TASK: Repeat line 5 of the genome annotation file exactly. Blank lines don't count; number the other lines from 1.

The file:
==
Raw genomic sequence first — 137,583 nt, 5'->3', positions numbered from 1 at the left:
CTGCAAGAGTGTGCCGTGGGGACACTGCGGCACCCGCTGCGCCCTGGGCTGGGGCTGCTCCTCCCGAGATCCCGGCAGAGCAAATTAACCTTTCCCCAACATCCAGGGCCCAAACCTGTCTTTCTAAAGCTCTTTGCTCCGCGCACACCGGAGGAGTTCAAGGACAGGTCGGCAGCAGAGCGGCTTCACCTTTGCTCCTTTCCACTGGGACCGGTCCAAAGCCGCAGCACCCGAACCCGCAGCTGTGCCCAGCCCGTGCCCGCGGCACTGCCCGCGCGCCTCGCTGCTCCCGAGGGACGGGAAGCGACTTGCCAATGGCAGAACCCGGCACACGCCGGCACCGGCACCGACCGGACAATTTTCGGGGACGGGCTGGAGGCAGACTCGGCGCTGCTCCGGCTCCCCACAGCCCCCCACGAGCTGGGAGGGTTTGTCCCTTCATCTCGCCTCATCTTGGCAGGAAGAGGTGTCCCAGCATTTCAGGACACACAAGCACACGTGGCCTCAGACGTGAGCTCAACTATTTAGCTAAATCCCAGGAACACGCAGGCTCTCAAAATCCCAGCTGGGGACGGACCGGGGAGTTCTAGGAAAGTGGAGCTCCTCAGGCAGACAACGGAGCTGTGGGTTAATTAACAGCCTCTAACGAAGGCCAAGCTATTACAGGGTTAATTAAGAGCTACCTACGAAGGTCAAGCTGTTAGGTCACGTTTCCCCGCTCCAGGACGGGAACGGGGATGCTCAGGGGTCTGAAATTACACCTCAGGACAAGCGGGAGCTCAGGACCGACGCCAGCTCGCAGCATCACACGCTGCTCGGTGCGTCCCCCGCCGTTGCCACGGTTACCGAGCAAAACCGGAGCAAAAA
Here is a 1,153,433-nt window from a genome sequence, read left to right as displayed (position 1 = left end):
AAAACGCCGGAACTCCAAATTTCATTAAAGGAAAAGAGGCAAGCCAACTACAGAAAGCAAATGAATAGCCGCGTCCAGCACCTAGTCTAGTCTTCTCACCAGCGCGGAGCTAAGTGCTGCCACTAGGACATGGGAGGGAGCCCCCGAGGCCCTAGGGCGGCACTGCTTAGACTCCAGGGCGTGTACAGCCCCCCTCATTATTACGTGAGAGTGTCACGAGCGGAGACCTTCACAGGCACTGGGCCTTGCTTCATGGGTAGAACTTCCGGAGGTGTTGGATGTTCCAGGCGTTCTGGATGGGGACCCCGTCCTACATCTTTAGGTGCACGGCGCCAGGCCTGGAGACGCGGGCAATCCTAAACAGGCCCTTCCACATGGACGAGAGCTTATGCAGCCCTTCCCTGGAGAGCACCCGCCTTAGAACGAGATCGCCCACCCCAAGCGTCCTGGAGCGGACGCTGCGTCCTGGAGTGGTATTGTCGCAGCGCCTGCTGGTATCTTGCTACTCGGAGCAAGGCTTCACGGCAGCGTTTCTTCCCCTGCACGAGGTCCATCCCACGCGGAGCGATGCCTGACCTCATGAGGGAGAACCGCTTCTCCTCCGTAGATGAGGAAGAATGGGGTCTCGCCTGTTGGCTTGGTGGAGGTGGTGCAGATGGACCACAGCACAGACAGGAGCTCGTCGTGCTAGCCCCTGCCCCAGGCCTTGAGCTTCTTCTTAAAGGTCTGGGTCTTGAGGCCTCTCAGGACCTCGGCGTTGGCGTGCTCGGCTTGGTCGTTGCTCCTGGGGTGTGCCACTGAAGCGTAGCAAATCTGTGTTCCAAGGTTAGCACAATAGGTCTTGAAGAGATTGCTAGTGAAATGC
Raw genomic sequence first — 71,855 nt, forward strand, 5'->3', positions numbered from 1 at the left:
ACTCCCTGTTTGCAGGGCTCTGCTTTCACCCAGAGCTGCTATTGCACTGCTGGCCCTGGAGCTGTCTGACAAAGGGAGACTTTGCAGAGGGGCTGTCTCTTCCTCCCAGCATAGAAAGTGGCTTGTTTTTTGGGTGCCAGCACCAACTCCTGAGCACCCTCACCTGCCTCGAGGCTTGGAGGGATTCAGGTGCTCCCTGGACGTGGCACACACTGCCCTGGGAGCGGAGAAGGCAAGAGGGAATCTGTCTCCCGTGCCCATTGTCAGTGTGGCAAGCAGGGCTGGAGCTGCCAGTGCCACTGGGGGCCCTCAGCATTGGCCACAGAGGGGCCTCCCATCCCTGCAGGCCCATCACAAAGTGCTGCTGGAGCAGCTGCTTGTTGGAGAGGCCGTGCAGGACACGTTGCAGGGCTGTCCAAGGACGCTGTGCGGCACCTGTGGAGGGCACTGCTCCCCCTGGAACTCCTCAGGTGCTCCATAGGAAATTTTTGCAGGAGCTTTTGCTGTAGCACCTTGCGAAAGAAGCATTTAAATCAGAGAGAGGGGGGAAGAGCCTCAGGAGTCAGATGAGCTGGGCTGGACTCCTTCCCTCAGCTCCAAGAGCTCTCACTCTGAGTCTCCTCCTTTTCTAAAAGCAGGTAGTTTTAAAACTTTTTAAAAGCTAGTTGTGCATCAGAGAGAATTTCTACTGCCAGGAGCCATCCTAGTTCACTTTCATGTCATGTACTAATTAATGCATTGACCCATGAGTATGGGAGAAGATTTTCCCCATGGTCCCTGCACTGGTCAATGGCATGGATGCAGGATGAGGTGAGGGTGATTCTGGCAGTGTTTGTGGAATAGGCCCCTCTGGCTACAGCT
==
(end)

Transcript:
Raw genomic sequence first — 71,855 nt, forward strand, 5'->3', positions numbered from 1 at the left: